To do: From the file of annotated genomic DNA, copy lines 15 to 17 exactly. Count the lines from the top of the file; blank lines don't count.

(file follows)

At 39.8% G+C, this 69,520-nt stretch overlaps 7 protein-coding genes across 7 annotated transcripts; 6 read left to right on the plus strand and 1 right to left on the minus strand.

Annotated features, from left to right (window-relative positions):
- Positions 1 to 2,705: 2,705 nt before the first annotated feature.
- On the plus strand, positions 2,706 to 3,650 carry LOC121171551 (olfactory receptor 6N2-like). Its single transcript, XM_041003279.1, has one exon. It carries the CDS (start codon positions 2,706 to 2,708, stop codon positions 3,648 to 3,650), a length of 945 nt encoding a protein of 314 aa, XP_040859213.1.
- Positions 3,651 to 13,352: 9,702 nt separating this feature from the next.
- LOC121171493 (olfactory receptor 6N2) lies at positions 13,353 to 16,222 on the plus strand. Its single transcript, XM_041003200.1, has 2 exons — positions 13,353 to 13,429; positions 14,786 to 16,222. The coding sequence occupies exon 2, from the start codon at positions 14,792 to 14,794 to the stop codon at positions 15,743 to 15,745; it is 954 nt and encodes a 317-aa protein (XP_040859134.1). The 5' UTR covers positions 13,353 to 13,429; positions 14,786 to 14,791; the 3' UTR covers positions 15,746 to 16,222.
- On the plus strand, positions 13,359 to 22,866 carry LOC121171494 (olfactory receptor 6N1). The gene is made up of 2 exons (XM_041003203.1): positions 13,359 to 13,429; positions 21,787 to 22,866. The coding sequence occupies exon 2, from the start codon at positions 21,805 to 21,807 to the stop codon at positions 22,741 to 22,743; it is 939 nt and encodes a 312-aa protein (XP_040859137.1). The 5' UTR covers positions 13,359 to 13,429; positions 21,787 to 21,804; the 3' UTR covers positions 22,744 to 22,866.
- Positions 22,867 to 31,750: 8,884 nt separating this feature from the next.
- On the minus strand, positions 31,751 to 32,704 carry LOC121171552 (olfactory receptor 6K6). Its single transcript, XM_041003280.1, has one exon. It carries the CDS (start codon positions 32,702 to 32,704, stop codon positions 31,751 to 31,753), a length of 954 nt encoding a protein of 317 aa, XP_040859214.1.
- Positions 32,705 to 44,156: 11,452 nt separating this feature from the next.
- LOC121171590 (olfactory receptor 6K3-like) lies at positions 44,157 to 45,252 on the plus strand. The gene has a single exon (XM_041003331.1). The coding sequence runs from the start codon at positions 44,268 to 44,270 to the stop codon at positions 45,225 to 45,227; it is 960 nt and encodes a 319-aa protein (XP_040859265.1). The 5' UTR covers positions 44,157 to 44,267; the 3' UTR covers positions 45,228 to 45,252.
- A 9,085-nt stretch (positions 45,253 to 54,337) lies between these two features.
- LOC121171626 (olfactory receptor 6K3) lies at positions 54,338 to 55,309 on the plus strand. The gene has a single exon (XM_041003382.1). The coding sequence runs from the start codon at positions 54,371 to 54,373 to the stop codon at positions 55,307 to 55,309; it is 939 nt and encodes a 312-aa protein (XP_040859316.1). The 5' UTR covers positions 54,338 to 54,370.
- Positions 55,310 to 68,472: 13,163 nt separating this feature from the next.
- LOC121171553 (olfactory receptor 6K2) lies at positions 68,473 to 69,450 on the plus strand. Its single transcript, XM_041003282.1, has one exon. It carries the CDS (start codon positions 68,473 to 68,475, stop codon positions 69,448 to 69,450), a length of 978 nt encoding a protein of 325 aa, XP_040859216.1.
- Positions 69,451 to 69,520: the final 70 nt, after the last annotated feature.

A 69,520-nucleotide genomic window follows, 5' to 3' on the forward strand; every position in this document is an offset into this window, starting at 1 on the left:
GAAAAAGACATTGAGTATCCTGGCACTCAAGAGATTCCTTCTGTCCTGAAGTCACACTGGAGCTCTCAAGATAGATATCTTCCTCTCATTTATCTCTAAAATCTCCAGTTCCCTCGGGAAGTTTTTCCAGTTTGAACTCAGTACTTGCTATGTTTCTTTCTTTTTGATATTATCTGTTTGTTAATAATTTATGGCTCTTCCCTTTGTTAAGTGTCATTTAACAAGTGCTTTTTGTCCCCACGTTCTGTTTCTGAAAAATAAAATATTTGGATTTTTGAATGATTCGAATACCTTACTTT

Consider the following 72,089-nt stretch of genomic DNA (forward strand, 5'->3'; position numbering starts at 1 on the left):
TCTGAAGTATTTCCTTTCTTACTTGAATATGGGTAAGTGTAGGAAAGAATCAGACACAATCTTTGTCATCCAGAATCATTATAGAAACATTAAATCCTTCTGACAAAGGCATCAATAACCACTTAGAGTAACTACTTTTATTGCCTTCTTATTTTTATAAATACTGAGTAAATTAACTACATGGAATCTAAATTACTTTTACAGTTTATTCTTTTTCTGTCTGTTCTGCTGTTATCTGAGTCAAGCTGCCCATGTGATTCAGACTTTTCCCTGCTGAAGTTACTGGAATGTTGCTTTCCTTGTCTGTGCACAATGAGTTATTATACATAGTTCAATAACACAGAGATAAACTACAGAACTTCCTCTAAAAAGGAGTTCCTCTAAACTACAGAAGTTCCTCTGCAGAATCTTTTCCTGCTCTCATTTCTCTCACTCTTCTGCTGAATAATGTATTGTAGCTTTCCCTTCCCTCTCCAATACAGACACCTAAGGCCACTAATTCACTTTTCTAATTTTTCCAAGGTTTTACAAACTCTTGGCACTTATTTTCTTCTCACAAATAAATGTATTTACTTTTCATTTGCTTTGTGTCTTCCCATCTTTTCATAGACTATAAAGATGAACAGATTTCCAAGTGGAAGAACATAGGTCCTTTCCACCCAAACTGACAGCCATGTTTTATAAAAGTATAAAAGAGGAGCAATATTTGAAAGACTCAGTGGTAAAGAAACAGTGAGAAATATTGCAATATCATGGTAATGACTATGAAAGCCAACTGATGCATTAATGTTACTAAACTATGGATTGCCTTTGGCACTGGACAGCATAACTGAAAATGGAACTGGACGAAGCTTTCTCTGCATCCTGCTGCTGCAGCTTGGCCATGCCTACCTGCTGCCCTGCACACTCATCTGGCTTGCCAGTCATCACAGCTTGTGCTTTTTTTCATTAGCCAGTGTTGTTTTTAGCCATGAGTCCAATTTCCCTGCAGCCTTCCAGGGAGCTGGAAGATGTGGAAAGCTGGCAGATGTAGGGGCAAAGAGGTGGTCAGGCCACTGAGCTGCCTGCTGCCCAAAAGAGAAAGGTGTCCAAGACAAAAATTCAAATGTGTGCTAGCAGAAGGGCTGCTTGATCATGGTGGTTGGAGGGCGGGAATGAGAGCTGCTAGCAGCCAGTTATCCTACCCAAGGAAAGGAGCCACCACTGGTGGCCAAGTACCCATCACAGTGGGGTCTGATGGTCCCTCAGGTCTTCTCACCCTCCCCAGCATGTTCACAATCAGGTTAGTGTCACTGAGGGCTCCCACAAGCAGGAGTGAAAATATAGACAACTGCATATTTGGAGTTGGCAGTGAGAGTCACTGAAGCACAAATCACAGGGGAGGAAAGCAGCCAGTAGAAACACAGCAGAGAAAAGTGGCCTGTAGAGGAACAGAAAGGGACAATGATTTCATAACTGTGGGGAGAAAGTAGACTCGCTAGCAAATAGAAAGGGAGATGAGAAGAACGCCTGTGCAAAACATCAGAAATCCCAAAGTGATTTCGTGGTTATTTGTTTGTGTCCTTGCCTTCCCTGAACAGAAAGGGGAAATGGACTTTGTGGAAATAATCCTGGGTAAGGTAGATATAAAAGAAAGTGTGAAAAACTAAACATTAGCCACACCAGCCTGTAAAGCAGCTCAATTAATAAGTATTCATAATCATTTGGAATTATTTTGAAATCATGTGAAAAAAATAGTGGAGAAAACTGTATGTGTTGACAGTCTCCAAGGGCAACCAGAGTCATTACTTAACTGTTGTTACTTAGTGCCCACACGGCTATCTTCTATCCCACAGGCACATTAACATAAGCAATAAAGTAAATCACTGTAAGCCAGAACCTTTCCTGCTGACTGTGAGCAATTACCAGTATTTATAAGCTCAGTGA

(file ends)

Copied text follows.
- LOC121171553 (olfactory receptor 6K2) lies at positions 68,473 to 69,450 on the plus strand. Its single transcript, XM_041003282.1, has one exon. It carries the CDS (start codon positions 68,473 to 68,475, stop codon positions 69,448 to 69,450), a length of 978 nt encoding a protein of 325 aa, XP_040859216.1.
- Positions 69,451 to 69,520: the final 70 nt, after the last annotated feature.

A 69,520-nucleotide genomic window follows, 5' to 3' on the forward strand; every position in this document is an offset into this window, starting at 1 on the left: